If you compare the rankings based on production quality alone, the brands’ relative positions change dramatically. BMW bounds 24 places to third; Buick jumps 14 to eighth; MINI ascends 13 to 16th; Mercedes-Benz climbs nine also to 16th; Subaru also gains nine to 19th. At the same time, Dodge drops eight to 27th; GMC plummets 13 rungs to 22nd; Nissan plunges ten, also to 22nd. Eight others change position by at least five slots. These include Chrysler, which shares many models with Dodge yet moves up five places, to fifth. Out of 37 brands, 16 rankings are heavily affected by the inclusion of design quality.

Beyond the cloudiness of the revised methodology, the way the results are reported and spun continues to put too much emphasis on relative rankings. In fact, absolute differences are often minuscule. Looking at defect rates alone, 22 out of 37 brands fall within one-tenth of a Problem per Car (PPC) of the 0.64 average. Thirty of 37 brands fall within two-tenths. Of the seven beyond this range, only one, Lexus, is on the top, and it only betters the average by 0.22 problems per car.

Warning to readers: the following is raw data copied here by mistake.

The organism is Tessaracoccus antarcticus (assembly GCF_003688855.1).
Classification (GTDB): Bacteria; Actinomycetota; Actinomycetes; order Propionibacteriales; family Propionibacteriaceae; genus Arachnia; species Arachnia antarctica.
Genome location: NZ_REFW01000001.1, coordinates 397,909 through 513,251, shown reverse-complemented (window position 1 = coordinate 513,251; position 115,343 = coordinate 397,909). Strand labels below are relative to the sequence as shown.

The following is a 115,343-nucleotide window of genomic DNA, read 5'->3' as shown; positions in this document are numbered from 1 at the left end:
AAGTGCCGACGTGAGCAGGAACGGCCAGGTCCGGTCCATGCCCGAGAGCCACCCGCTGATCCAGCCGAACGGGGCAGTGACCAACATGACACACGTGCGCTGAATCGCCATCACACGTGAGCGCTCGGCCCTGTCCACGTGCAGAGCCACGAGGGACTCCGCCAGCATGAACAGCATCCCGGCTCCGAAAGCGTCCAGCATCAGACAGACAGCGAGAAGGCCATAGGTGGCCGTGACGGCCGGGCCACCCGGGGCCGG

Stay with me here. The best brand, Lexus, has 0.42 problems per car, while the worst, Isuzu, has 1.10: a best-to-worst difference of 0.68 problems per car. Even this range results from a few especially low-scoring brands. The difference between number three (Toyota) and number 32 (Hummer) is a scant 0.27 problems per car. It’s ironic, since brands at the bottom of the chart receive the least attention in J.D. Power’s press releases. For years they didn’t even publicly release below-average scores.